AI as Author: Thaler v. Perlmutter Now Before the DC Circuit

by Dennis Crouch

The leading case on copyrightability of AI created works is now pending before the Court of Appeals for the District of Columbia. The case, Thaler v. Perlmutter, No. 23-5233 (D.C. Cir. 2024), centers on Dr. Stephen Thaler’s attempts to register a copyright for an artistic image autonomously generated by his AI system that he has named the “Creativity Machine.” The U.S. Copyright Office refused registration on the basis that the work lacked the required human authorship. Thaler filed suit challenging this determination.  The parties have now filed their briefs, along with one law professor amicus brief in support of Thaler.

Stephen Thaler developed an AI system he calls the Creativity Machine. Using this system, he autonomously generated a 2-D artwork titled “A Recent Entrance to Paradise.” In November 2018, Thaler filed an application with the Copyright Office seeking to register a copyright in this AI-generated work.

The Copyright Office refused registration in August 2019, stating that it “cannot register this work because it lacks the human authorship necessary to support a copyright claim.” After requests for reconsideration were denied, Thaler filed suit against the Copyright Office in June 2022, arguing that “requiring human authorship for registration of copyright in a work is contrary to law.”

In 2023, the district court granted summary judgment in favor of the Copyright Office. Thaler v. Perlmutter, No. CV 22-1564 (BAH), 2023 WL 5333236 (D.D.C. Aug. 18, 2023).  Judge Howell emphasized her conclusion that “[h]uman authorship is a bedrock requirement of copyright,” grounded in the Constitution’s grant of authority to Congress to protect the writings of “authors.”  She went on to conclude that human authorship is implicit in the text of the Copyright Act, which presupposes a work must have an “author” with “the capacity for intellectual, creative, or artistic labor.” The court also relied on the Supreme Court’s consistent recognition of human creativity as central to copyrightability, citing cases like Burrow-Giles Lithographic Co. v. Sarony, 111 U.S. 53 (1884), which held that copyright in photographs rested on the photographer’s creative choices, not merely the camera’s mechanical reproduction. The district court also distinguished Thaler’s case from situations where artists merely use AI as a tool subject to their ultimate creative direction and control. It emphasized that, based on the facts in the administrative record, Thaler had disclaimed any human involvement and represented that the work was created “autonomously by machine.” The court thus limited its holding to the specific question of “whether a work generated autonomously by a computer system is eligible for copyright,” answering in the negative, holding that “United States copyright law protects only works of human creation”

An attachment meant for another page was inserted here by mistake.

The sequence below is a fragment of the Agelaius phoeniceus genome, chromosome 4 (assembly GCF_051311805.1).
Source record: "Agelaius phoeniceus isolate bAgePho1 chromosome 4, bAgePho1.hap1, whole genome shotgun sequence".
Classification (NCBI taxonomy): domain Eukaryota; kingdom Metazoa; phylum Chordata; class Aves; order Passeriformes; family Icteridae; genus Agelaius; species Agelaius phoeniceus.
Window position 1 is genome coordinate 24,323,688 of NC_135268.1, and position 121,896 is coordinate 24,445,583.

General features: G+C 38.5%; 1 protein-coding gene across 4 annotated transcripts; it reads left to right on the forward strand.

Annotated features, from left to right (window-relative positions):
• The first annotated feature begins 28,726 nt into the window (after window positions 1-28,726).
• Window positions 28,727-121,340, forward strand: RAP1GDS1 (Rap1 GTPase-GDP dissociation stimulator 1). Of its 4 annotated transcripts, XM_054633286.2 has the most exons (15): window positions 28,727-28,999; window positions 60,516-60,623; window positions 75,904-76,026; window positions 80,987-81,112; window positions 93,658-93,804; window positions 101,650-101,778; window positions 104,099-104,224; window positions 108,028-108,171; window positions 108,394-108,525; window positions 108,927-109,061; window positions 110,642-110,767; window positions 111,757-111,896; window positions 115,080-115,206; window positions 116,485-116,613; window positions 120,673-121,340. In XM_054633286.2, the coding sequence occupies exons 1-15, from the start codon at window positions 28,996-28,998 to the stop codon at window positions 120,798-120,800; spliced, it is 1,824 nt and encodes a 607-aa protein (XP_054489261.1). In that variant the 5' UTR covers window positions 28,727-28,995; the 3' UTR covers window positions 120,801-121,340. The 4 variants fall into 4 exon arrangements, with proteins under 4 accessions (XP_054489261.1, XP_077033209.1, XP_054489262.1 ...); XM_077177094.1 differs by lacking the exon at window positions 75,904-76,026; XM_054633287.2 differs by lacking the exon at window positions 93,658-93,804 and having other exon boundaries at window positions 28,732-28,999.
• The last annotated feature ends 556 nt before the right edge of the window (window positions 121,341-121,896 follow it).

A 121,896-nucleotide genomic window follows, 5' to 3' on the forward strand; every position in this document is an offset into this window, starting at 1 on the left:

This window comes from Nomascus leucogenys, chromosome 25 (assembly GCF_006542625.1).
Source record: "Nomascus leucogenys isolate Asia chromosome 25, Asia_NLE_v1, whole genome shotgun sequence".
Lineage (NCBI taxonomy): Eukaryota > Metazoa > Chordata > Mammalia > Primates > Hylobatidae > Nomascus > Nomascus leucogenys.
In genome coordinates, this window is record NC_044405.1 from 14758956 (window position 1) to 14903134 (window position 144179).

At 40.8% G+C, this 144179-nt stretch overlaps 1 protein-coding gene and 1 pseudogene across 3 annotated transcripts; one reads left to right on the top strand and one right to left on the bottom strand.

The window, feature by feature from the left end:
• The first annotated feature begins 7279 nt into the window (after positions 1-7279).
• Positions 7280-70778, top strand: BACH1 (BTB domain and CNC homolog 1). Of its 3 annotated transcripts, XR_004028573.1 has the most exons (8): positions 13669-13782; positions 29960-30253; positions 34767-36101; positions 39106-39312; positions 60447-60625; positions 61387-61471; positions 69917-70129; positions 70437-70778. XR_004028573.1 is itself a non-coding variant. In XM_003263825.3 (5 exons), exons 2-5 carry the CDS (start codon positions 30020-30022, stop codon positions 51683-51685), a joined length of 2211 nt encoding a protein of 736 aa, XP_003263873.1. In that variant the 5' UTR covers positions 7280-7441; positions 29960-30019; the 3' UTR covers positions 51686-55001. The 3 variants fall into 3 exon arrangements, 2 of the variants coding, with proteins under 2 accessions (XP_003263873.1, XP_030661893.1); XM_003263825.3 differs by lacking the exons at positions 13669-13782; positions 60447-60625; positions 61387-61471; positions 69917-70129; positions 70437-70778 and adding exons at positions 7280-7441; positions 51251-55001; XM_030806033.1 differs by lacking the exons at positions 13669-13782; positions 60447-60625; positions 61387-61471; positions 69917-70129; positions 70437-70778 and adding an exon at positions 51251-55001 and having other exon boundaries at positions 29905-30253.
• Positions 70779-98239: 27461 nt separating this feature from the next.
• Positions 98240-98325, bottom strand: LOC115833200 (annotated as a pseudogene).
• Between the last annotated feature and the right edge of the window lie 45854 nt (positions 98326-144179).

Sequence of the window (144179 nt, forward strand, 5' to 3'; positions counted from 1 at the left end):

Thaler has appealed to the D.C. Circuit.  Briefs have been filed, but the court has not yet set a date for oral arguments.

Arguments on Appeal:

In the parallel patent case, the appellate court found that the Patent Act expressly requires a human inventor based upon the definition of an inventor as an “individual.” But the copyright statute is different – it does not appear to expressly require a human author. And, in fact, under the work-made-for-hire doctrine, corporations and other non-human entities are regularly regarded as the legal author of created work (although there is an underlying human creative force).  At the same time, the copyright law also does not expressly state that a copyright can persist even with no human originality “in the loop.”  This largely leaves the courts to decide whether or not to presumptively require a human.

Thaler’s main argument is that the Copyright Act does not expressly require human authorship for a work to be copyrightable. The statute refers only to “original works of authorship,” 17 U.S.C. § 102(a), without mandating that authors be human. As I did above, Thaler points out that the Act already accommodates non-human authors in the form of corporate entities under the work-made-for-hire doctrine. He contends there is no principled reason to treat AI systems differently under the statute. Thaler argues this interpretation is most consistent with the constitutional goal of the Copyright Clause to “promote the progress of science and useful arts.” U.S. Const. art. I, § 8, cl. 8. Incentivizing AI-generated works, in his view, serves that purpose.